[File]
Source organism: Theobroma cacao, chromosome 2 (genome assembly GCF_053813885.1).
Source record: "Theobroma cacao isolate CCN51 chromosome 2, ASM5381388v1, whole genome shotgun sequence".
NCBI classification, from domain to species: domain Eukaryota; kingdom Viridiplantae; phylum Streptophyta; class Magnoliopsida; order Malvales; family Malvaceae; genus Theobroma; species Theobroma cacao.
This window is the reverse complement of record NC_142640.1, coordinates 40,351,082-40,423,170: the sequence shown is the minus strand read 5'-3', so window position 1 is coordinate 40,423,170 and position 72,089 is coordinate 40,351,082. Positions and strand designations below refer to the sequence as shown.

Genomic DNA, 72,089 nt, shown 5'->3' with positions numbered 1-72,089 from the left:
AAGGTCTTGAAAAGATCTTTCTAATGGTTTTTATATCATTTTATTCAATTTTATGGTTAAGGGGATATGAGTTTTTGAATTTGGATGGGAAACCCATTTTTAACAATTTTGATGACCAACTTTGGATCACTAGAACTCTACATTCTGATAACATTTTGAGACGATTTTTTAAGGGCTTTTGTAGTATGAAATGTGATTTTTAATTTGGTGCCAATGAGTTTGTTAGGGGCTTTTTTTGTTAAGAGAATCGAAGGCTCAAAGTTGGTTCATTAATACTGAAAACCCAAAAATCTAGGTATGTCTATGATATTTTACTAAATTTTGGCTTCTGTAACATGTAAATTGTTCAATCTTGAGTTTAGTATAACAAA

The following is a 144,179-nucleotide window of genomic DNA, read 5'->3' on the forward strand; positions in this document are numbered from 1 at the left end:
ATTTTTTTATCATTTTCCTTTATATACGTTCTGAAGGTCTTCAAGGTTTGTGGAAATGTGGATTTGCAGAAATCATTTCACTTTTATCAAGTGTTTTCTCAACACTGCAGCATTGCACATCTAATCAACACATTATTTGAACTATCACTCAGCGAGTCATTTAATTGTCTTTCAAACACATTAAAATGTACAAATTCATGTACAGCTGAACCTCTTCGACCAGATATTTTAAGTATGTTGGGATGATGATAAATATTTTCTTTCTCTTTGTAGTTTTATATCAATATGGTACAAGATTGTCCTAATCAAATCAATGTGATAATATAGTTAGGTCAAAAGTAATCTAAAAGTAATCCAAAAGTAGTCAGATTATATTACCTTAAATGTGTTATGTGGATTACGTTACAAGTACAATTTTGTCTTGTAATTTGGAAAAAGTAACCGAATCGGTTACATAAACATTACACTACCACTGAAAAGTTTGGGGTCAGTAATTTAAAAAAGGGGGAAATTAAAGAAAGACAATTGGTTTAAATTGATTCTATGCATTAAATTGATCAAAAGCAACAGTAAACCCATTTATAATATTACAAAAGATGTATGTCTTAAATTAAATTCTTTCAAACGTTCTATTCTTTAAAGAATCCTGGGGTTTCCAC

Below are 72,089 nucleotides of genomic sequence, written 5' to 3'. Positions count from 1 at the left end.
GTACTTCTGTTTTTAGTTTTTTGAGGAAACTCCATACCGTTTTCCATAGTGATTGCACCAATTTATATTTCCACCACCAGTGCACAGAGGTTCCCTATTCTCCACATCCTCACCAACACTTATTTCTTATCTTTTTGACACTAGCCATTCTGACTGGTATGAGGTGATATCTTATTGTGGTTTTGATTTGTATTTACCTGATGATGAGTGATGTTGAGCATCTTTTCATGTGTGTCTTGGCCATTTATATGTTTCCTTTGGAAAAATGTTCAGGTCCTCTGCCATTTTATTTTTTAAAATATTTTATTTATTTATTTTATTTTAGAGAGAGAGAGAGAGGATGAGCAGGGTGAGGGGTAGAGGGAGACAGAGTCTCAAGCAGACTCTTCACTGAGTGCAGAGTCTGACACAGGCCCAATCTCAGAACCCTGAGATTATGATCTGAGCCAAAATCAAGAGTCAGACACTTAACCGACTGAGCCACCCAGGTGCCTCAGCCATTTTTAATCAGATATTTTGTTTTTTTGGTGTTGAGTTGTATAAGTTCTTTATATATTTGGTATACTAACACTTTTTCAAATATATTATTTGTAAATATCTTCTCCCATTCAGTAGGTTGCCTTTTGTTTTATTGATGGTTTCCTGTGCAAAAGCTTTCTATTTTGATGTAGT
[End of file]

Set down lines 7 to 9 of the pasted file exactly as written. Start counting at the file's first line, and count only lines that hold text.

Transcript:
The following is a 144,179-nucleotide window of genomic DNA, read 5'->3' on the forward strand; positions in this document are numbered from 1 at the left end:
ATTTTTTTATCATTTTCCTTTATATACGTTCTGAAGGTCTTCAAGGTTTGTGGAAATGTGGATTTGCAGAAATCATTTCACTTTTATCAAGTGTTTTCTCAACACTGCAGCATTGCACATCTAATCAACACATTATTTGAACTATCACTCAGCGAGTCATTTAATTGTCTTTCAAACACATTAAAATGTACAAATTCATGTACAGCTGAACCTCTTCGACCAGATATTTTAAGTATGTTGGGATGATGATAAATATTTTCTTTCTCTTTGTAGTTTTATATCAATATGGTACAAGATTGTCCTAATCAAATCAATGTGATAATATAGTTAGGTCAAAAGTAATCTAAAAGTAATCCAAAAGTAGTCAGATTATATTACCTTAAATGTGTTATGTGGATTACGTTACAAGTACAATTTTGTCTTGTAATTTGGAAAAAGTAACCGAATCGGTTACATAAACATTACACTACCACTGAAAAGTTTGGGGTCAGTAATTTAAAAAAGGGGGAAATTAAAGAAAGACAATTGGTTTAAATTGATTCTATGCATTAAATTGATCAAAAGCAACAGTAAACCCATTTATAATATTACAAAAGATGTATGTCTTAAATTAAATTCTTTCAAACGTTCTATTCTTTAAAGAATCCTGGGGTTTCCAC

Below are 72,089 nucleotides of genomic sequence, written 5' to 3'. Positions count from 1 at the left end.